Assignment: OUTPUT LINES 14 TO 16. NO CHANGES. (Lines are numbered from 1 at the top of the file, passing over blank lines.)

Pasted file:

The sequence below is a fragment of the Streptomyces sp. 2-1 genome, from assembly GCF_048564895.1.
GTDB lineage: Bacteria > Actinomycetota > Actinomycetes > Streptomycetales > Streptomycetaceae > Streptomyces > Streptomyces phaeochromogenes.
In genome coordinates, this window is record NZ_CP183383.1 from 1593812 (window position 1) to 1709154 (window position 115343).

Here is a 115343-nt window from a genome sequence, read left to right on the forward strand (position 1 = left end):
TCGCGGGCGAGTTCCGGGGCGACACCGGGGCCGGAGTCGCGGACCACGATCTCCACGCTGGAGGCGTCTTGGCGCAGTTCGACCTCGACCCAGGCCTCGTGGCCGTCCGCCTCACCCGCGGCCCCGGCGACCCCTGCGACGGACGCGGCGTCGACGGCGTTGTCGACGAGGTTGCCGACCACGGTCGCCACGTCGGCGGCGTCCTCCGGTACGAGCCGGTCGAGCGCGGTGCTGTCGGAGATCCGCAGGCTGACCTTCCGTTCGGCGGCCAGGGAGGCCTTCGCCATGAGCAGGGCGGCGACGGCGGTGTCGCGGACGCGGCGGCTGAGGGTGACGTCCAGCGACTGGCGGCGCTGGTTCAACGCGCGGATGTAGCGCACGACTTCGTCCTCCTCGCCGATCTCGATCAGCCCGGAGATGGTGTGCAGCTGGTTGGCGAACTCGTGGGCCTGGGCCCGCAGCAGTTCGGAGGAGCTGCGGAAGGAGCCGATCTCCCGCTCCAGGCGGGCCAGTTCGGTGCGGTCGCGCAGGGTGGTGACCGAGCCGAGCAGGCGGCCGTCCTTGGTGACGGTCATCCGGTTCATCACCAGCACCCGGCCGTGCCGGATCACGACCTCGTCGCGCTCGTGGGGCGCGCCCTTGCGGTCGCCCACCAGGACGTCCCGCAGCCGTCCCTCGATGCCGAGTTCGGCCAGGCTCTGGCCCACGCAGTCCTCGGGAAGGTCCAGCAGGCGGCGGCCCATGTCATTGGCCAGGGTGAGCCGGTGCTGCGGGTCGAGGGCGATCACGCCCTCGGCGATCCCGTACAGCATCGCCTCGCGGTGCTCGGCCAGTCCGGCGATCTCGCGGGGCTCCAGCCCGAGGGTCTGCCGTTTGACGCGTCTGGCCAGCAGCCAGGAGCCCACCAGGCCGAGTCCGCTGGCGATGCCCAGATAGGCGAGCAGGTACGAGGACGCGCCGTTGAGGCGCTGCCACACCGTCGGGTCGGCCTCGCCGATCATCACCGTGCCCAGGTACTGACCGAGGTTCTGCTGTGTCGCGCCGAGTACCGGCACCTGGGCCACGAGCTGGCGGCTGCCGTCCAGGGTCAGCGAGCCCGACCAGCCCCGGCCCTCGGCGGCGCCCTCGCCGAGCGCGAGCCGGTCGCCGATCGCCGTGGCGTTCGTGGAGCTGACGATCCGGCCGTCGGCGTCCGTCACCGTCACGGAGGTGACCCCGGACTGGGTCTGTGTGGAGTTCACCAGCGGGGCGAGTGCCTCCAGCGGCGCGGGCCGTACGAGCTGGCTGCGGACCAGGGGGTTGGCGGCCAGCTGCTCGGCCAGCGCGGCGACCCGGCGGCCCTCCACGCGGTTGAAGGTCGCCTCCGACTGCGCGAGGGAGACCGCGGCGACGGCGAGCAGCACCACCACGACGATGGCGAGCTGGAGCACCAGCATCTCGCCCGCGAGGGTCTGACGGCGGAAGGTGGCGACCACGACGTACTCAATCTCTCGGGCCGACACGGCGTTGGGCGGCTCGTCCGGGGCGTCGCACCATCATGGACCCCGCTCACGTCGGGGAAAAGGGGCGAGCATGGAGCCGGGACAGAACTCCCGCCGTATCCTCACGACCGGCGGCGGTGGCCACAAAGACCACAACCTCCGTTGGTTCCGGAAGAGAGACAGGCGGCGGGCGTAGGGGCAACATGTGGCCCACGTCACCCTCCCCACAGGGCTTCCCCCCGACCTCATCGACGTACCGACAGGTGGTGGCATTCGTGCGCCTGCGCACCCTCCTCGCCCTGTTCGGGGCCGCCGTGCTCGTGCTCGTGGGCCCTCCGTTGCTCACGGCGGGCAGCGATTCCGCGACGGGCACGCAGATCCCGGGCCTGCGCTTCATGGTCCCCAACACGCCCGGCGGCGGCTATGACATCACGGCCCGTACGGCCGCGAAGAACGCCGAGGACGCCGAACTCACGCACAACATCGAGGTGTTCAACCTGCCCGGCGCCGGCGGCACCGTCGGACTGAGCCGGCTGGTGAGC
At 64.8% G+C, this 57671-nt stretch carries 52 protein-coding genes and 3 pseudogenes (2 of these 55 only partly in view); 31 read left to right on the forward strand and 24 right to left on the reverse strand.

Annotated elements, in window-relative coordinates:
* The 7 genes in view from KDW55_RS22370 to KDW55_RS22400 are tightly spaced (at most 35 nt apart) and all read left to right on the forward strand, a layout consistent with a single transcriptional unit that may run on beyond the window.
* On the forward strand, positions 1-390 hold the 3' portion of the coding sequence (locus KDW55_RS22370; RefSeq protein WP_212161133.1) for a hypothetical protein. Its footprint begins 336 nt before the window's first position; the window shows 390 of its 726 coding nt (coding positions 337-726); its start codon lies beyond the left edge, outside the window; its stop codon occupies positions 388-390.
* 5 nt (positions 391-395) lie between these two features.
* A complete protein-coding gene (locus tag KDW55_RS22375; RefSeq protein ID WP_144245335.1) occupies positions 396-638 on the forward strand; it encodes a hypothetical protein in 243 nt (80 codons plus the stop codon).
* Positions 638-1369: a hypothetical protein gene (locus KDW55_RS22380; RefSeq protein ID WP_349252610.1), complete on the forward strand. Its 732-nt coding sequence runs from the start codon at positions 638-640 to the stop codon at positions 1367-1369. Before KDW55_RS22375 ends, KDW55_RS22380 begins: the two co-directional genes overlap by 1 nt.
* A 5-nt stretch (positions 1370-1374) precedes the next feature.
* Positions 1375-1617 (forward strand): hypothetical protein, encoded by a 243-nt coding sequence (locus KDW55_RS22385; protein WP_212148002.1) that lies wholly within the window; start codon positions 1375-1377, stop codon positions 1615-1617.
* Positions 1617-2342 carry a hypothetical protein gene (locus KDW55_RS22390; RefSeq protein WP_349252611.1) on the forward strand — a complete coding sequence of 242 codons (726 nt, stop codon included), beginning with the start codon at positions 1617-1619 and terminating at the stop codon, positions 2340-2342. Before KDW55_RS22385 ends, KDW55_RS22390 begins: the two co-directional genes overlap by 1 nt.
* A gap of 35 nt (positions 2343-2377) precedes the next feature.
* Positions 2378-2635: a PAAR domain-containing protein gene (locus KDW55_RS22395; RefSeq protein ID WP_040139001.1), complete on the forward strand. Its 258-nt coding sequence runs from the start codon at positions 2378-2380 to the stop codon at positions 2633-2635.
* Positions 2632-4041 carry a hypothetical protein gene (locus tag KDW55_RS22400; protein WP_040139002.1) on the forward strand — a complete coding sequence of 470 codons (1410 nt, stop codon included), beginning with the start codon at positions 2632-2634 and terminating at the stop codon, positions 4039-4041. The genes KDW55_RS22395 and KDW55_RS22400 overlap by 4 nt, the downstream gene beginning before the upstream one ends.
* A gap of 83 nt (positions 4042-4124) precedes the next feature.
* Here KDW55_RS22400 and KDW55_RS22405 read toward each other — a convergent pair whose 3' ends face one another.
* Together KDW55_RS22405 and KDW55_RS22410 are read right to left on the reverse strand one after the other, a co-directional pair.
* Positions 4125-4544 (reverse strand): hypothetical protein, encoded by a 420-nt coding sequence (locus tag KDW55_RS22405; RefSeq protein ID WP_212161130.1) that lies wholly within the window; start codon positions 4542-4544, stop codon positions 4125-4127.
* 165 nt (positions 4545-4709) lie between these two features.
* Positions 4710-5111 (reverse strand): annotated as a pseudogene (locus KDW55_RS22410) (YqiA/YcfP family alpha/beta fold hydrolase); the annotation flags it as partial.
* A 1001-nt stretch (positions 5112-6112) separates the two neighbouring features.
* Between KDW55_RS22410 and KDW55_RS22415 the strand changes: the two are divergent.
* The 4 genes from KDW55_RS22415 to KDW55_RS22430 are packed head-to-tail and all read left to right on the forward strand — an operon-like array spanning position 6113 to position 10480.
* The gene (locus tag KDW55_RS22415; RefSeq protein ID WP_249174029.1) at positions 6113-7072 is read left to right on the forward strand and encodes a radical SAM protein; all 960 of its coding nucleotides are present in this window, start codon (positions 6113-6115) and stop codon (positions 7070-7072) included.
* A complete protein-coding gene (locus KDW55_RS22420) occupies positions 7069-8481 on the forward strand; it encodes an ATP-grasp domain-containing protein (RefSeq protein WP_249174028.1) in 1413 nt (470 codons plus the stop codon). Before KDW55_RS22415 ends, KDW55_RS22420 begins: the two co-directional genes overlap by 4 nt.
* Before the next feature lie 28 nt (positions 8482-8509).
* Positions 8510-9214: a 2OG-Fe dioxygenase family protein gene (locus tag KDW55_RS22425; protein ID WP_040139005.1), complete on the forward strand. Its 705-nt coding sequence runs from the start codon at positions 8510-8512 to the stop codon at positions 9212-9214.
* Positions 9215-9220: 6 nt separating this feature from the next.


* Positions 1375-1617 (forward strand): hypothetical protein, encoded by a 243-nt coding sequence (locus KDW55_RS22385; protein WP_212148002.1) that lies wholly within the window; start codon positions 1375-1377, stop codon positions 1615-1617.
* Positions 1617-2342 carry a hypothetical protein gene (locus KDW55_RS22390; RefSeq protein WP_349252611.1) on the forward strand — a complete coding sequence of 242 codons (726 nt, stop codon included), beginning with the start codon at positions 1617-1619 and terminating at the stop codon, positions 2340-2342. Before KDW55_RS22385 ends, KDW55_RS22390 begins: the two co-directional genes overlap by 1 nt.
* A gap of 35 nt (positions 2343-2377) precedes the next feature.